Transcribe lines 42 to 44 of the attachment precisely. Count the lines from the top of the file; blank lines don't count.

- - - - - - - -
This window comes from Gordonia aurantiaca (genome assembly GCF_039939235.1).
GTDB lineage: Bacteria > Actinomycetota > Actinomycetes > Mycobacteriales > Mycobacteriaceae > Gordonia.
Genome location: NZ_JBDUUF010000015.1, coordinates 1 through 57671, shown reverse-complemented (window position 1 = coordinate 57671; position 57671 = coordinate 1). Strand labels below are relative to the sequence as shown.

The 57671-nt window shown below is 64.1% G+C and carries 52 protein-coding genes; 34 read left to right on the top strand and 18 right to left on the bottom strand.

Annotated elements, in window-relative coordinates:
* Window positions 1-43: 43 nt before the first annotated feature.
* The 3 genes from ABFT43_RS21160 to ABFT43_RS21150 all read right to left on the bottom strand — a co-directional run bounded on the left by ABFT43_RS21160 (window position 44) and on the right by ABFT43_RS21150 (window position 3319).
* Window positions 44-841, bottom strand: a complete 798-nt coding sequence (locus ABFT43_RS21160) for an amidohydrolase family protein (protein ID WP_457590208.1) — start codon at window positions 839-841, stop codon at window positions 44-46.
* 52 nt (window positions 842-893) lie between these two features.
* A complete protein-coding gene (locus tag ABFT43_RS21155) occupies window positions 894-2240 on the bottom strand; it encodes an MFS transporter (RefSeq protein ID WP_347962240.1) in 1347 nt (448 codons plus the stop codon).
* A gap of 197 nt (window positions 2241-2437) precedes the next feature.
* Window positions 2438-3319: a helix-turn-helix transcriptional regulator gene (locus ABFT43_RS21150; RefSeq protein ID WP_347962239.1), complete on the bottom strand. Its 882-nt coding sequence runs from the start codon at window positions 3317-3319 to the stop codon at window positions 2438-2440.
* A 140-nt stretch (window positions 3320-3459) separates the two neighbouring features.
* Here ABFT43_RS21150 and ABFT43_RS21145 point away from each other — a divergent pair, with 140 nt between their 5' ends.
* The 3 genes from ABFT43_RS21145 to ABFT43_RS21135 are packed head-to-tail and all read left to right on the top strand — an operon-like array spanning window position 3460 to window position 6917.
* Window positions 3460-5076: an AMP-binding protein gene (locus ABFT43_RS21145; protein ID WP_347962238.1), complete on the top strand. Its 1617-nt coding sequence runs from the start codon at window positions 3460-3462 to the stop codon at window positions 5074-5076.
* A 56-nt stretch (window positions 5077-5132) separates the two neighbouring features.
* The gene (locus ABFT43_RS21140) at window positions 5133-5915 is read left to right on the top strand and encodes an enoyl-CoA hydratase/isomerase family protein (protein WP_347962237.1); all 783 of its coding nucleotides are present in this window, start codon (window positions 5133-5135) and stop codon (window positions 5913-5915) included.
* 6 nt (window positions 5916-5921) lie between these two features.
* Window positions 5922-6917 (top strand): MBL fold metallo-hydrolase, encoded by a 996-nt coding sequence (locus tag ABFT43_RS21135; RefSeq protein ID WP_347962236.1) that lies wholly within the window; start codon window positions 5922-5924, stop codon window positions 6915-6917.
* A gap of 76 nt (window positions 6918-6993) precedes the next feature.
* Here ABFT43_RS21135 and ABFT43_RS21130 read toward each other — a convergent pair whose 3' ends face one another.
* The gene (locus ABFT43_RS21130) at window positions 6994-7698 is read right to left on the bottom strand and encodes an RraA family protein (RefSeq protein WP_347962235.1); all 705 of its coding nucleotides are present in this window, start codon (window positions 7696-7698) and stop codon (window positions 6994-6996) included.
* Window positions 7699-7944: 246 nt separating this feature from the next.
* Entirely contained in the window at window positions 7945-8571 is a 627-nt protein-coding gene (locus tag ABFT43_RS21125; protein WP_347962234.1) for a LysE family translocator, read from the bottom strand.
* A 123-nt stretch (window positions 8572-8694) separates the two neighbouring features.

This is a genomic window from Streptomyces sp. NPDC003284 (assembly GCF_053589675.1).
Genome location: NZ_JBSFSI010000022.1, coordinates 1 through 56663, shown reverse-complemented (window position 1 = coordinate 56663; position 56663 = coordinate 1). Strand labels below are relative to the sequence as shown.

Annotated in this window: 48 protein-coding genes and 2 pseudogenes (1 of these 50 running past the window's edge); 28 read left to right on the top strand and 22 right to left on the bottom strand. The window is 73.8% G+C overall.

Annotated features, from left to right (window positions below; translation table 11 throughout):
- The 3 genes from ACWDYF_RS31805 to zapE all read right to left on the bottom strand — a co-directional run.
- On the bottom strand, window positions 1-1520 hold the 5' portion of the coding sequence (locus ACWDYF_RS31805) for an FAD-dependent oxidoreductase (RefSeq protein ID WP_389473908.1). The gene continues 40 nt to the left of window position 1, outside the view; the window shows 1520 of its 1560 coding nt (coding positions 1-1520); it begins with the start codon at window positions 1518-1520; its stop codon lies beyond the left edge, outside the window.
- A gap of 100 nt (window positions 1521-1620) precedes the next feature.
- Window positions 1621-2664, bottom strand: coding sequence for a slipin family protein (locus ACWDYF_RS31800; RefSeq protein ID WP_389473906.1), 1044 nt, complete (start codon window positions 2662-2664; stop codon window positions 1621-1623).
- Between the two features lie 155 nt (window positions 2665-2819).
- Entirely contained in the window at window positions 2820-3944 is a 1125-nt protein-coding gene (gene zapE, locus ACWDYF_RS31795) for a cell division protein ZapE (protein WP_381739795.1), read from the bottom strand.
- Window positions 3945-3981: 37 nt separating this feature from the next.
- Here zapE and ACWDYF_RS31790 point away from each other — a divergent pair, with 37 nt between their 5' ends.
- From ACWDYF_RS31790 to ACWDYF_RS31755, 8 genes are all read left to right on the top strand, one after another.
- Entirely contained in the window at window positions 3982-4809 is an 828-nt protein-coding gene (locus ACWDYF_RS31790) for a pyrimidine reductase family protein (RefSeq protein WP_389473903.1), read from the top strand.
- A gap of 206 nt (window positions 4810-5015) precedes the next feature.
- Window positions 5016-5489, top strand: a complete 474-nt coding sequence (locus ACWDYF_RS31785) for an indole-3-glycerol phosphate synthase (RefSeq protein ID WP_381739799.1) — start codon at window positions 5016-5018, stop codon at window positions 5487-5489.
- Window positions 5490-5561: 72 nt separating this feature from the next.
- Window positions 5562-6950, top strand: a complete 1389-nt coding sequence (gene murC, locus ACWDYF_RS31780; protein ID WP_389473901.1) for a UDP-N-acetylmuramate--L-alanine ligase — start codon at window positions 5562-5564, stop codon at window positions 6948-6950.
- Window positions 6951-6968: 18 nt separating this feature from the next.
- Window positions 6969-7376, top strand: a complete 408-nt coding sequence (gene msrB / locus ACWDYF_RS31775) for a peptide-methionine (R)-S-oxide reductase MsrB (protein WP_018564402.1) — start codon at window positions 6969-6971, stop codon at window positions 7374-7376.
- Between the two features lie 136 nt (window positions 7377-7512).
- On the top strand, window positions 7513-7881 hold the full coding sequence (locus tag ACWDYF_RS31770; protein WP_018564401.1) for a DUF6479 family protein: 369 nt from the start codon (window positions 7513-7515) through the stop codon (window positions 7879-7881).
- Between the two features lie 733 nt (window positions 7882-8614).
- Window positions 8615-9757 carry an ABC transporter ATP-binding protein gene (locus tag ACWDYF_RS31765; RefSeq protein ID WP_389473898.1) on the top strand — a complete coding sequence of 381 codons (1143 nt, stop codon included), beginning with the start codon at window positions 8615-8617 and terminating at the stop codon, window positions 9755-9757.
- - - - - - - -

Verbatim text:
- Window positions 5016-5489, top strand: a complete 474-nt coding sequence (locus ACWDYF_RS31785) for an indole-3-glycerol phosphate synthase (RefSeq protein ID WP_381739799.1) — start codon at window positions 5016-5018, stop codon at window positions 5487-5489.
- Window positions 5490-5561: 72 nt separating this feature from the next.
- Window positions 5562-6950, top strand: a complete 1389-nt coding sequence (gene murC, locus ACWDYF_RS31780; protein ID WP_389473901.1) for a UDP-N-acetylmuramate--L-alanine ligase — start codon at window positions 5562-5564, stop codon at window positions 6948-6950.